To lessen its dependency on Russian fossil fuels, Germany’s Ministry of the Economy and Climate unveiled a package of measures to accelerate the spread of onshore wind power.
Onshore wind power capacity in Germany is to be increased to 115 gigawatts (GW), the equivalent of 38 nuclear power reactors, by 2030 to meet the country’s target of supplying 80 percent of its renewable energy.
Just 0.8% of German land is officially earmarked for onshore wind power, and barely 0.5% of that area is being exploited for this purpose. By requiring each of the 16 federal states to make a certain amount of land accessible for wind farms, the law unveiled on Wednesday intends to raise that from 1% to 2%.
German Economy Minister Robert Habeck, a member of the Greens party and an environmentalist, has been trying in vain to persuade states to voluntarily grant more land for wind farms since taking office following last year’s elections.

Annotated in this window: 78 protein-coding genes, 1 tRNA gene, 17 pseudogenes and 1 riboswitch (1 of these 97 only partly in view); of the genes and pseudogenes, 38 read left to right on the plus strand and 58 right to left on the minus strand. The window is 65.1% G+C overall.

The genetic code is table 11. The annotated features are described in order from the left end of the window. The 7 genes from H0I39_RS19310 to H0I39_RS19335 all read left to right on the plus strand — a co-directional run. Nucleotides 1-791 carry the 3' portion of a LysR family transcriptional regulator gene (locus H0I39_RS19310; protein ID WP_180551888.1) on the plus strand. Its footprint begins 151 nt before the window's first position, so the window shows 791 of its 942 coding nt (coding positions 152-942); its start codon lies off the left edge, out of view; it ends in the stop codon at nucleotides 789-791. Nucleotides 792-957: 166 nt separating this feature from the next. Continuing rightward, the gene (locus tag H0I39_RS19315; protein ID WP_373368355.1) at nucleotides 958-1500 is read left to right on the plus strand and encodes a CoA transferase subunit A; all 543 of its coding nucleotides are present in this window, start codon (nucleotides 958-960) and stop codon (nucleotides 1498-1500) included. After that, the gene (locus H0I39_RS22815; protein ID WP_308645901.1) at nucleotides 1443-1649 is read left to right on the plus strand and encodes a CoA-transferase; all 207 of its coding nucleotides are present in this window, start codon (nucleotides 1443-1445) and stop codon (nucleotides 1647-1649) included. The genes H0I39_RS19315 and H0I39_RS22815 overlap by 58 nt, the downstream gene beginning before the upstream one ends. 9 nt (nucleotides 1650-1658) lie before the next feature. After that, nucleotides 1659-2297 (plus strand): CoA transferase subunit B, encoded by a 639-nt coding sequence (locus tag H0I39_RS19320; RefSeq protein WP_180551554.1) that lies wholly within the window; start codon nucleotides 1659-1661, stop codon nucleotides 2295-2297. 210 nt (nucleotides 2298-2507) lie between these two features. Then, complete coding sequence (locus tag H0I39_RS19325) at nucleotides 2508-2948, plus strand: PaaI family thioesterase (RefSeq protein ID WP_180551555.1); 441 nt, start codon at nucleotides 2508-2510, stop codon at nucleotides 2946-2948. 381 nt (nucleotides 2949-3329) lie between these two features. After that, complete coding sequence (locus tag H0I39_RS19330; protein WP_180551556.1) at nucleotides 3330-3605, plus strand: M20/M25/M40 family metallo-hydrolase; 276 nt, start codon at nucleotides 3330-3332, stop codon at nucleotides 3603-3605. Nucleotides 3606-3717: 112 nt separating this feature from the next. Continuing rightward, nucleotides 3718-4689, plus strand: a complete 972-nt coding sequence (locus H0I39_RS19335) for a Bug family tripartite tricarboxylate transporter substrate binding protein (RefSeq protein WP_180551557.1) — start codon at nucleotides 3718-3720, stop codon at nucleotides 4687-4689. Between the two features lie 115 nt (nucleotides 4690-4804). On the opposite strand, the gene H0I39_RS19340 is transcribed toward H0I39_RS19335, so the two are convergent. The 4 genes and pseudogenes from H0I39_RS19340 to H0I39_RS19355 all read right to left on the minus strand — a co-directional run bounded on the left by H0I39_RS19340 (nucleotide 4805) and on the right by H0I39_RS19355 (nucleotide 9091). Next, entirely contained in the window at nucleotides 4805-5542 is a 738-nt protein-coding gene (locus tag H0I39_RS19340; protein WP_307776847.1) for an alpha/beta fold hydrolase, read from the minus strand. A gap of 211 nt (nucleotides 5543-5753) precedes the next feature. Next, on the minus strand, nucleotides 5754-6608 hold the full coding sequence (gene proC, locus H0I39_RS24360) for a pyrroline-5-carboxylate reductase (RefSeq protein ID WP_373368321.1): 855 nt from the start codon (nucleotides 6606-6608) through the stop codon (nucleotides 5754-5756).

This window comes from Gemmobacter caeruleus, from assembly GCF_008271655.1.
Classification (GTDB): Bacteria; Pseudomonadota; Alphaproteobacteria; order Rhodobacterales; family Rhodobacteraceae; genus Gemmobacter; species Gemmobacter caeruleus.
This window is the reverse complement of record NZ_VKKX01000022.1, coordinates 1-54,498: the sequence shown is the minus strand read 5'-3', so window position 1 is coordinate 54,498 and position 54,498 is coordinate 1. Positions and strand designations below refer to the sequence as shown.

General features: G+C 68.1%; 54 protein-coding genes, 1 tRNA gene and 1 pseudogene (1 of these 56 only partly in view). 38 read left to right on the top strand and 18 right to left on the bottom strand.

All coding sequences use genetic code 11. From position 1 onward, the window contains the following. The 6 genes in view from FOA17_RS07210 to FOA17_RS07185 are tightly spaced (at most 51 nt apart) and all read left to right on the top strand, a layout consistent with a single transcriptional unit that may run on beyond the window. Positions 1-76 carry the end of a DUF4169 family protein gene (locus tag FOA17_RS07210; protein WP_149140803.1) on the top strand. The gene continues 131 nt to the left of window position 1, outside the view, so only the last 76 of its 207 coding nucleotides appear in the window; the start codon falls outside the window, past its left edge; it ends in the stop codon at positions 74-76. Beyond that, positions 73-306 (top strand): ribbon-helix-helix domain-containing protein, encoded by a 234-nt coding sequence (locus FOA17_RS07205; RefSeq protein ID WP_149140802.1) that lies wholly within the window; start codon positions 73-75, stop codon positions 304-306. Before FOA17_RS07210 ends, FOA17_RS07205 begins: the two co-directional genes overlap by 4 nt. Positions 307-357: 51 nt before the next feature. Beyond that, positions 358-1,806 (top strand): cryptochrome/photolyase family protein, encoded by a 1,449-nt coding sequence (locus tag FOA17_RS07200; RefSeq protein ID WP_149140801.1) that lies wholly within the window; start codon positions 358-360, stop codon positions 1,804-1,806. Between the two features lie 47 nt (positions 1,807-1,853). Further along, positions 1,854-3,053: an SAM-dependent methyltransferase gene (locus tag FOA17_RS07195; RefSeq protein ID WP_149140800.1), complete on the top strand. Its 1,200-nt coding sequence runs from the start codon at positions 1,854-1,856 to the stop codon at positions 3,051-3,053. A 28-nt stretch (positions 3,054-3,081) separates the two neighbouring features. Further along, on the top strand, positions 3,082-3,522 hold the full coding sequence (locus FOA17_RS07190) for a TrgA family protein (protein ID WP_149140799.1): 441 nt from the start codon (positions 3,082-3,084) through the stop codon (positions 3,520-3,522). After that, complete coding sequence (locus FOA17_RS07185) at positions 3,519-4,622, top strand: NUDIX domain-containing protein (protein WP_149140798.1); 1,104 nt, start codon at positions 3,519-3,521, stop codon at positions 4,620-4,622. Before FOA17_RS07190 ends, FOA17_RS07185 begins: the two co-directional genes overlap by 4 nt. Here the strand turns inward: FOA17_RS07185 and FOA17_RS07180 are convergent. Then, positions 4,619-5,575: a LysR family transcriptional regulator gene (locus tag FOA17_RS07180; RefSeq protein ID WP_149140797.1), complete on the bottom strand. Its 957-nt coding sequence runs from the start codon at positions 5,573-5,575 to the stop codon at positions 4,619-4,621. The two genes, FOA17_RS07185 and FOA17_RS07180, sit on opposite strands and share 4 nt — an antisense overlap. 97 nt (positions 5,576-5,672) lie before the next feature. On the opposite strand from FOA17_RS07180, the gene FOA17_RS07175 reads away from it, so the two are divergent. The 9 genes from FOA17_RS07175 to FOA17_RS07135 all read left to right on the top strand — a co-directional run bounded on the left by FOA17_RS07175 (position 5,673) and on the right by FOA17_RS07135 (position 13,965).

According to the German Wind Energy Association, southern states like Bavaria and Baden-Wuerttemberg may do more to reduce the number of construction licenses for new onshore wind turbines than in the first three months of this year compared to 2021.
With the new legislation, Bavaria will have to set aside 1.1 percent of its land by 2026 and 1.8 percent by 2032 under the proposed new legislation.
Trades between states would be possible if one state exceeded its quota and another fell short.
Regulations requiring wind farms to be developed at a specific distance from residential areas will be postponed if a state is in danger of failing to meet its quotas.
“The operation of wind power plants serves the public interest and is in the dominant public interest,” according to the draught language of the bill, which will be approved by the German cabinet next week.